Dog Health & More
Known as the "King of Terriers," the Airedale is indeed the largest of all terriers. The dog breed originated in the Aire Valley of Yorkshire, and was created to catch otters and rats in the region between the Aire and Wharfe Rivers. An able sporting dog, he became an ideal working dog as well, proving his worth during World War I. Intelligent, outgoing, and confident, the Airedale possesses a wonderful playful streak that delights his owners.
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During World War I, a hardy Airedale Terrier named Jack braved the battlefields to deliver a message to British headquarters. Running through a half-mile of swamp, artillery raining down on him, Jack suffered a shattered leg and broken jaw. Sadly, he passed away soon after he'd completed his mission. Incredibly, the message he was carrying saved his battalion and he was posthumously awarded the Victoria Cross for "Gallantry in the Field." The bravery and courage exhibited by Jack holds true for today's Airedales.
Dogs like Jack were bred as a multi-purpose dog who had the keenness of a terrier, but could swim and smell prey. Airedale Terriers have the distinction of being both a sporting and working dog, and today compete in agility, obedience, and hunt tests.
They enjoy life the most when there is a job to be done, even if it is simply entertaining children, with whom he gets along splendidly. (Nevertheless, an adult should always supervise interactions between kids and dogs.)
Like all terriers, the Airedale has a penchant for digging, chasing, and barking. He is full of energy and makes an excellent jogging companion. Daily walks and romps in the yard are among his favorite activities.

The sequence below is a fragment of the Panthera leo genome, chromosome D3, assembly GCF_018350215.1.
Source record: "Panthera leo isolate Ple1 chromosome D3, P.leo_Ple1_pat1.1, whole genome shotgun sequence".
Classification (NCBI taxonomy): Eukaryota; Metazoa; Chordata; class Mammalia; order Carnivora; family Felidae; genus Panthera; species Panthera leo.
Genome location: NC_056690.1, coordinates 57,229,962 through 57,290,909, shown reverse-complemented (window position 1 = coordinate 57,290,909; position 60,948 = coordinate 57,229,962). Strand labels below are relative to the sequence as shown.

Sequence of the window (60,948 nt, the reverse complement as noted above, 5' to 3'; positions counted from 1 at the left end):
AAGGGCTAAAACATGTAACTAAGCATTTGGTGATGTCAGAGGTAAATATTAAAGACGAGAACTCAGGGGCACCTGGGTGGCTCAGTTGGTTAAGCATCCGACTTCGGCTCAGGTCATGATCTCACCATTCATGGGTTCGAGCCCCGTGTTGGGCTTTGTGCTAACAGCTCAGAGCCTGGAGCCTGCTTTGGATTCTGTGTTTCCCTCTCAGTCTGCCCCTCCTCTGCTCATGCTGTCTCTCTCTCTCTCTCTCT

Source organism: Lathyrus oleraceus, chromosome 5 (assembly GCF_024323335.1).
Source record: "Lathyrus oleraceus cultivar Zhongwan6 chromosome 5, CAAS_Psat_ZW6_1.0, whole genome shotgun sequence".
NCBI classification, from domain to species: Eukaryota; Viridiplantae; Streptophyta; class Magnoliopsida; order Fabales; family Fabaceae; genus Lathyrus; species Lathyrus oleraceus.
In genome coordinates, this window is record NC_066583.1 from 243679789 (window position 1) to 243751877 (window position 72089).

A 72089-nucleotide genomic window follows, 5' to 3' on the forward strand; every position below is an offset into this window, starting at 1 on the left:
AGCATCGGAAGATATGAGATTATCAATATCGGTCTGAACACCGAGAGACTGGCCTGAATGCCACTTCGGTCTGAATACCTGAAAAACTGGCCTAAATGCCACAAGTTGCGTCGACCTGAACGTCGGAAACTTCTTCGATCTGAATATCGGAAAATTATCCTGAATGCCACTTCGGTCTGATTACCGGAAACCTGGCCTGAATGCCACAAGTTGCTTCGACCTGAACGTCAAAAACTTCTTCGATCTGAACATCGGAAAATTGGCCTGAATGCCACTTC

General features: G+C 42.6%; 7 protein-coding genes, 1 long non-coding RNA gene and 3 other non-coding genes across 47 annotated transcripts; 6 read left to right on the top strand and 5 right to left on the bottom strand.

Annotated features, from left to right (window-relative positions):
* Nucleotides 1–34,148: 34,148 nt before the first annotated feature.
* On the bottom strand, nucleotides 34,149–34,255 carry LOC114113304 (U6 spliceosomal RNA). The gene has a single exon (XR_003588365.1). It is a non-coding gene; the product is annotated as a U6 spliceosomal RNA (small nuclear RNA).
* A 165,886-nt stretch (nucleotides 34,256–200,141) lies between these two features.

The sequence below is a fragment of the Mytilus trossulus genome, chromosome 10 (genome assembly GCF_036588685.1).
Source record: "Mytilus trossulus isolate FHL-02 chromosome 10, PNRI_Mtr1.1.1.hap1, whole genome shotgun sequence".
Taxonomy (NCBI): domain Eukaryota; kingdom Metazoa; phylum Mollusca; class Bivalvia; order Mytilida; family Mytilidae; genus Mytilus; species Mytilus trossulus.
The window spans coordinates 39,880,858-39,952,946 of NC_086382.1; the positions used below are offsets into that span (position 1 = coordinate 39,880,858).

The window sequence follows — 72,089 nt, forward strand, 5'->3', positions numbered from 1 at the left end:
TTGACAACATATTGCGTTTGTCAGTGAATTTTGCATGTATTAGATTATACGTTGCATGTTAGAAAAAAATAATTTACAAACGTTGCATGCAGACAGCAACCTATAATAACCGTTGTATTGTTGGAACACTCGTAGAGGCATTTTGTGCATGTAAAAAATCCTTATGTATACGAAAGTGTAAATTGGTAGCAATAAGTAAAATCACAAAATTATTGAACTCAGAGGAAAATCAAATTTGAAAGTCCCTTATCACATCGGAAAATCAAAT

You can't talk about the Airedale without mentioning his independent streak. This is an intelligent dog who thinks for himself and does not always wait for direction from his owner. If you want a highly biddable dog that awaits your every command, the Airedale Terrier is not the breed for you. However, if you are stimulated by challenge, living with an Airedale may suit you.
It's worth mentioning that the Airedale Terrier is unforgiving of any harsh treatment and will hold a grudge against the aggressor. He can be aggressive to other dogs and animals, and has a strong prey drive, which makes him difficult to handle at times. It is said that the Airedale doesn't start fights — he finishes them. Consistent, positive obedience training is a must, as is a securely fenced yard.
Not surprisingly, the Airedale is an excellent watchdog. He will protect his family from intruders with fierce and brave loyalty. However, he is friendly to invited guests in his home.
Make no mistake: The Airedale isn't all business — his flipside is comical and playful. He enjoys the company of his family, and he loves romping and playing, tossing toys, stealing dirty socks, grabbing food off the kitchen counter, and just generally creating mischief. He matures slowly, and is often puppyish well into old age.
The Airedale is a fascinating breed. He's courageous and athletic, stylish and silly. Many owners say that the only thing better than one Airedale Terrier is two.